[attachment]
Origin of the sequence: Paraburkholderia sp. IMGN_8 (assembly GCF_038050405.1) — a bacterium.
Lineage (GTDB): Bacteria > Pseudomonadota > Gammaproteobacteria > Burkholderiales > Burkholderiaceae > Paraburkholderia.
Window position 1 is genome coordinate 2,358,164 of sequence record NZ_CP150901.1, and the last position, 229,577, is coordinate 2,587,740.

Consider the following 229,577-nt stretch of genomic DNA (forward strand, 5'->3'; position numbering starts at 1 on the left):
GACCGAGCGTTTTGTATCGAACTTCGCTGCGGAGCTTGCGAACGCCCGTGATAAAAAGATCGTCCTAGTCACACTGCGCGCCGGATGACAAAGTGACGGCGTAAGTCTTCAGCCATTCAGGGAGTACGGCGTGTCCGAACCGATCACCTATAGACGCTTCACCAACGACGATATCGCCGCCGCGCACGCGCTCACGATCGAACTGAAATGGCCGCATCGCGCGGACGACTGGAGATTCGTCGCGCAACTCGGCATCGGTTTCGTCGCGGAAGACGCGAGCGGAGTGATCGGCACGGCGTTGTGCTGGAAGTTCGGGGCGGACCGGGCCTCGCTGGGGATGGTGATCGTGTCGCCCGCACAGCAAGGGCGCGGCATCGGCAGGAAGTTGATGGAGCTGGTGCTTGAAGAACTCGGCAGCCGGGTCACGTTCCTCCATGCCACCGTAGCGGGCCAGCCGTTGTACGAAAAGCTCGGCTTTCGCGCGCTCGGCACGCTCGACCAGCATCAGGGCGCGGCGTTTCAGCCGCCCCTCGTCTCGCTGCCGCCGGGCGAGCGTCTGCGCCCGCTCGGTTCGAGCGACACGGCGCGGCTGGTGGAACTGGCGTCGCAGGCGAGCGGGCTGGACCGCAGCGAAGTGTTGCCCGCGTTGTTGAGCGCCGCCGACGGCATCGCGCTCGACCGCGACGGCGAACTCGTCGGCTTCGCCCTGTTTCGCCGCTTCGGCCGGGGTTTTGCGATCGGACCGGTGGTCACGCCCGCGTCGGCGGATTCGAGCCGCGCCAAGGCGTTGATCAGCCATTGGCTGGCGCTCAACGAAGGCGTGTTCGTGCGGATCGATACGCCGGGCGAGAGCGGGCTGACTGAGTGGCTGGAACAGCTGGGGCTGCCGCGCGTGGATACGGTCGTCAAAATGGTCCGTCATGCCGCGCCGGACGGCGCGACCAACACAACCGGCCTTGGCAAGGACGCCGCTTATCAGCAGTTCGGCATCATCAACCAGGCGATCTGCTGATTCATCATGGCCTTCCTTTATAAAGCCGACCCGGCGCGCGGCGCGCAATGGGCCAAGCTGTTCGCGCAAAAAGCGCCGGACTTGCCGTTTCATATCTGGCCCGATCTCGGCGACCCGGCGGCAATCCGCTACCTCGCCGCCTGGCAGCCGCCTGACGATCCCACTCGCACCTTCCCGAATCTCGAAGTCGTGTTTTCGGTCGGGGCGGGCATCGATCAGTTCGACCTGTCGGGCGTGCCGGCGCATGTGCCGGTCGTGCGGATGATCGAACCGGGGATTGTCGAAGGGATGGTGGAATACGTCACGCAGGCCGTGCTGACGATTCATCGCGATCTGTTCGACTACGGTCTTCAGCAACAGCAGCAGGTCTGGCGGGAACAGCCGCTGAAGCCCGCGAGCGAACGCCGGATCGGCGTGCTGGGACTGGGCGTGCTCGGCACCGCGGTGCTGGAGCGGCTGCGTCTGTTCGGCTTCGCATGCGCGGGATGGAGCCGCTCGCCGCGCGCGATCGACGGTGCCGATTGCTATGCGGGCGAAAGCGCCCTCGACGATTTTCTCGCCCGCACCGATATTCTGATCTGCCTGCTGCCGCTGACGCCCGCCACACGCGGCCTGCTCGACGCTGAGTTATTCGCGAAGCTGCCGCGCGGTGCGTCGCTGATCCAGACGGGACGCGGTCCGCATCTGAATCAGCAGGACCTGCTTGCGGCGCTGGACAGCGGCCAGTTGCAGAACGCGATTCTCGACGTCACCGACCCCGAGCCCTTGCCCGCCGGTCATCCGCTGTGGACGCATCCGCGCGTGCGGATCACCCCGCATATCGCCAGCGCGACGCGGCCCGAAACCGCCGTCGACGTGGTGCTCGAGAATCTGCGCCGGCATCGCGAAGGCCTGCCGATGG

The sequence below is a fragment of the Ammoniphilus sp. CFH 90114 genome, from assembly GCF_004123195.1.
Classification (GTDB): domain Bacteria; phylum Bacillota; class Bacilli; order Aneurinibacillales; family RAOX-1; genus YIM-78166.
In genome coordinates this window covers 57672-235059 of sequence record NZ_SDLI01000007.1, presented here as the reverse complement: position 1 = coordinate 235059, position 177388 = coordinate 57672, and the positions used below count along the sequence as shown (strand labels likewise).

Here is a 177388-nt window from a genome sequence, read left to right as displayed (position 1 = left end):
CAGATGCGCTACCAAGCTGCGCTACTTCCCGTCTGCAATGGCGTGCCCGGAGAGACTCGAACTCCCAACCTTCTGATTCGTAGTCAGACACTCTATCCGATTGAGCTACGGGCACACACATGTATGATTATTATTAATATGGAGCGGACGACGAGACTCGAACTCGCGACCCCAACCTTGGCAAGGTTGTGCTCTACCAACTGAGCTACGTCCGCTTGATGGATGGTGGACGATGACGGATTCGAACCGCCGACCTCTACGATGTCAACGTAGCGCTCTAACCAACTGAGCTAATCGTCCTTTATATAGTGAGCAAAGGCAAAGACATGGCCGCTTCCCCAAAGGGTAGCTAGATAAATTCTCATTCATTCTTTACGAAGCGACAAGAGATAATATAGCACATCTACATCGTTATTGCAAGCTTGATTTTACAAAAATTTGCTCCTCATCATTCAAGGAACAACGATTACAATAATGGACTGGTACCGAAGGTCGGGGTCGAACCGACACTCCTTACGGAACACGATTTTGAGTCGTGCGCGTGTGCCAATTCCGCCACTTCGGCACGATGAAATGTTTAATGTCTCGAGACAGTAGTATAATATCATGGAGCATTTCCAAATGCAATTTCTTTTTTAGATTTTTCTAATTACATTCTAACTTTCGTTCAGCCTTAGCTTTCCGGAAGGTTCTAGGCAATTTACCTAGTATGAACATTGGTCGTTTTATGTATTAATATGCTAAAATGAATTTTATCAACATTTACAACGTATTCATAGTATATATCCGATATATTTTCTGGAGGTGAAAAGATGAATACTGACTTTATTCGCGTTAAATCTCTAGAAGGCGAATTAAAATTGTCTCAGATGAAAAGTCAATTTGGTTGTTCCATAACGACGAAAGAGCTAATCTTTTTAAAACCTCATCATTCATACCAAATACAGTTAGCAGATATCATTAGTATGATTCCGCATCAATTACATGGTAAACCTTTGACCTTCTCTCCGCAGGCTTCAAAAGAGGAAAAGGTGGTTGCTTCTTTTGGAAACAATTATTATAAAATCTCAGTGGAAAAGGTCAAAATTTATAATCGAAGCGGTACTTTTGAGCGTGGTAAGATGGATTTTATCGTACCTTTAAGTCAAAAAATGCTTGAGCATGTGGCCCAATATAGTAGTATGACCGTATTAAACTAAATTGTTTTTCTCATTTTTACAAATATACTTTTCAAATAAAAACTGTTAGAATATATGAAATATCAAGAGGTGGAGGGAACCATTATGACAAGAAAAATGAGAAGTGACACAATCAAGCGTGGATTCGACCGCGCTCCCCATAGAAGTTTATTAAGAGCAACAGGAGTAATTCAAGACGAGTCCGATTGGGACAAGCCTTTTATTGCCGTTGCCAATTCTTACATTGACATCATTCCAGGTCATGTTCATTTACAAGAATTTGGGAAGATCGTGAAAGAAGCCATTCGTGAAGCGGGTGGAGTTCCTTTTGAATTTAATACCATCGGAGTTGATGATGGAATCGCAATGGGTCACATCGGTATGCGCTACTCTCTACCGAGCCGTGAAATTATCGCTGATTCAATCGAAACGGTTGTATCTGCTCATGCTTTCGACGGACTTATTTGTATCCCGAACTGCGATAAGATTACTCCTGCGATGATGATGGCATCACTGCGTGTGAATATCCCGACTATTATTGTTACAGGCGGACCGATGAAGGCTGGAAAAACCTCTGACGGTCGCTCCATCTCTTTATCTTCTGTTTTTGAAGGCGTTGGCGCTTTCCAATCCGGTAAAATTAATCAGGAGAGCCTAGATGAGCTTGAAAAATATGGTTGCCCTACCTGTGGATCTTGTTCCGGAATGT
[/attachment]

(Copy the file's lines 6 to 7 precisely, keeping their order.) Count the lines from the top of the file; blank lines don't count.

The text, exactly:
The sequence below is a fragment of the Ammoniphilus sp. CFH 90114 genome, from assembly GCF_004123195.1.
Classification (GTDB): domain Bacteria; phylum Bacillota; class Bacilli; order Aneurinibacillales; family RAOX-1; genus YIM-78166.